House of Deputies of The Episcopal Church

Opening Remarks to Executive Council June 2014


Not too long ago, I had an alarming moment when I opened a book to read an essay by my friend and former colleague Dr. Matthew Sheep. The book is What We Shall Become:  The Future and Structure of the Episcopal Church, edited by Deputy Winnie Varghese and published last fall by Church Publishing, Inc. I’m honored to have an essay in it along with Bishop Katharine, Deputy Susan Snook, and other people you may know from your ministry in the wider church.

The experience was alarming not because of the book, which is excellent, or Matthew’s essay, which is insightful. It was alarming because the further I read, the more it became clear that his project was to explore the “discourse” of the restructuring of the Episcopal church by doing what my English professor used to call a “close reading” of Bishop Katharine’s and my remarks to the first meeting of the Task Force to Reimagine the Episcopal Church held in February of 2013.

It made me feel a little bit like I had become the kind of summer reading assignment that every teenager dreads.

I became fascinated by Matthew’s thesis. He says that it is through our “habitual lines of argument or ways of speaking”—often called discourse—that we “make sense of our past, construct our present reality, and shape the expansiveness as well as the limits of our future.”[1]

A couple of weeks ago, we had a conversation at my Council of Advice meeting that drove this point home for me. Some of us were talking about “shared governance” as one of our highest values in restructuring. You know, as in phrases like, “our fundamental value of shared governance makes God’s mission possible.” I said that in a speech recently, and I believe it in my bones.

Then one member of the Council piped up and said that for some people he talks with, the very word “governance” is a problem. Microsoft Word’s synonyms for “governance” include “supremacy, ascendency, domination, power, authority, control,” he pointed out, and just modifying it with the adjective “shared” doesn’t do the trick.

So at that meeting, I learned that our discourse—our habitual way of speaking about the structure of the church—might just include a word, almost certainly more than one word—that is loaded with meaning that we don’t recognize and that shapes our discussions and decisions in ways we don’t intend.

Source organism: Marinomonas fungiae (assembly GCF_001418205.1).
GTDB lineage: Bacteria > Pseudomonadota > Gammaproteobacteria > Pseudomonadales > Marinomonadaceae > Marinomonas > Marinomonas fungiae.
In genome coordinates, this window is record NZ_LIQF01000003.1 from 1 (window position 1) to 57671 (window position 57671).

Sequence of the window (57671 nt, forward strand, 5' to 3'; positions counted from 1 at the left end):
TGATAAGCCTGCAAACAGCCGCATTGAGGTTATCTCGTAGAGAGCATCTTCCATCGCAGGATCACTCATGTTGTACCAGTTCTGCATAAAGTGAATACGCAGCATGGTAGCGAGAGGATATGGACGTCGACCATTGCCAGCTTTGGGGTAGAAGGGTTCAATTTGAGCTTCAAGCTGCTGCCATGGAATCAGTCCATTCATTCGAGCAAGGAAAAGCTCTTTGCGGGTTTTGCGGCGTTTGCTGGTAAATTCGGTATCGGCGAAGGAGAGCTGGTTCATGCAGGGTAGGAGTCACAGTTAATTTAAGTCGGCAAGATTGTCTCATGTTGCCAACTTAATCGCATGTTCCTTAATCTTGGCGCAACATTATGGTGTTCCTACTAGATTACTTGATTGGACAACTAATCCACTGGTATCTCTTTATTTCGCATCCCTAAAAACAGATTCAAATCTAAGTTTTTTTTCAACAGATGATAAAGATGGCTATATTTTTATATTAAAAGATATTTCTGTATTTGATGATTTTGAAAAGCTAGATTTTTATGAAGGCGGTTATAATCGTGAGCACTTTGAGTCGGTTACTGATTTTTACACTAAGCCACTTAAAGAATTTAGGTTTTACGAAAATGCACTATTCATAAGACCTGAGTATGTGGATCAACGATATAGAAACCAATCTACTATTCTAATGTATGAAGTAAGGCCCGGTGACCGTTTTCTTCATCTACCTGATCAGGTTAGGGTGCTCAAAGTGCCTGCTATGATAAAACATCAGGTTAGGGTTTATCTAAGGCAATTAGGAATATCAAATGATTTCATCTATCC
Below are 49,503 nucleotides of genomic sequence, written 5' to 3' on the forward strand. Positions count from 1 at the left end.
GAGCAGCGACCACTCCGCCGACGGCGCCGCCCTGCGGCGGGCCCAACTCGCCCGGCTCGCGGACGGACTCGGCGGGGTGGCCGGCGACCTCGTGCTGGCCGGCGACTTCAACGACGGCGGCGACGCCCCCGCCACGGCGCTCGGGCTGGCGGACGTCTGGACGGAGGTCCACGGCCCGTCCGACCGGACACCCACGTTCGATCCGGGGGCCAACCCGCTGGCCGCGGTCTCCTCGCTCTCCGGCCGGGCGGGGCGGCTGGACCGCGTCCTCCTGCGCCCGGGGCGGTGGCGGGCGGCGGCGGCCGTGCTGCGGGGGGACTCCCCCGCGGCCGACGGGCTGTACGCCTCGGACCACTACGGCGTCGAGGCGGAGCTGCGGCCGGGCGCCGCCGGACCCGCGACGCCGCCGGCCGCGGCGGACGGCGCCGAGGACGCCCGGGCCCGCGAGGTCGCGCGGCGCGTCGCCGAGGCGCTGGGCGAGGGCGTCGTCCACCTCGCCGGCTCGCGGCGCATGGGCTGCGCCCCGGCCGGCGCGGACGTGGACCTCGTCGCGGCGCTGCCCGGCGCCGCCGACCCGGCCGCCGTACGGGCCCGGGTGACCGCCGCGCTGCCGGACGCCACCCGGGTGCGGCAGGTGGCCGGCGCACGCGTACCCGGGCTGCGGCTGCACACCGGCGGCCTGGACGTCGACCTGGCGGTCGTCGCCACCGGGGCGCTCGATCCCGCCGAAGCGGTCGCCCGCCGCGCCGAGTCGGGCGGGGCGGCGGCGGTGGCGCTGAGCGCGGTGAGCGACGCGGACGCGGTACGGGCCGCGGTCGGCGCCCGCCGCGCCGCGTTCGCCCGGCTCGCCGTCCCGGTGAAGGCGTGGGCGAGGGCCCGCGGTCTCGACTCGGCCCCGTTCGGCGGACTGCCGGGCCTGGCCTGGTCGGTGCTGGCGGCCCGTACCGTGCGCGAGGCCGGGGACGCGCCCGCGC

In his essay, Matthew Sheep addresses this very issue: “While we use existing words or ‘labels’ when we talk with others—words that are found in the dictionary or defined in our historic documents—their meanings are not always as fixed or universally understood as we might assume. Thus, can meanings reliably be taken for granted when we seek to implement words to enact changes in social contexts? Should they be, particularly in earlier stages of organizing or reorganizing?”[2]

In the year between now and General Convention, I want to pay close attention to the issues of discourse that Matthew has raised. What well-worn patterns of discourse are shaping our thinking in well-worn ways that no longer serve us well? Where can we admit new meanings, healthy tension, and opportunities to promote resilience? How can we work together to expand our discourses about the church to include more people, more contexts, more perspectives and more followers of Jesus?

Sometimes just thinking about discourse leaves me a bit tongue-tied. But as Christians, we know that this is the season for learning new languages of faith. Like the disciples at the Ascension, we have been promised power to be witnesses in new places. Like the followers of Christ at Pentecost, we have been given the Holy Spirit to guide us.

As we begin our meeting, I take comfort that on Pentecost, the disciples were gathered together when the Holy Spirit came upon them and they began to speak new languages. Let it also be so for us.

[1]Matthew L. Sheep, “Meaning, Discourse and Design Thinking: Organizational Becoming in the Episcopal Church.” In What We Shall Become: The Future and Structure of the Episcopal Church, edited by Winnie Varghese, Kindle edition locations 1415-1416. New York:  Church Publishing Inc., 2013.

[2]Sheep, Kindle edition locations 1346-1349.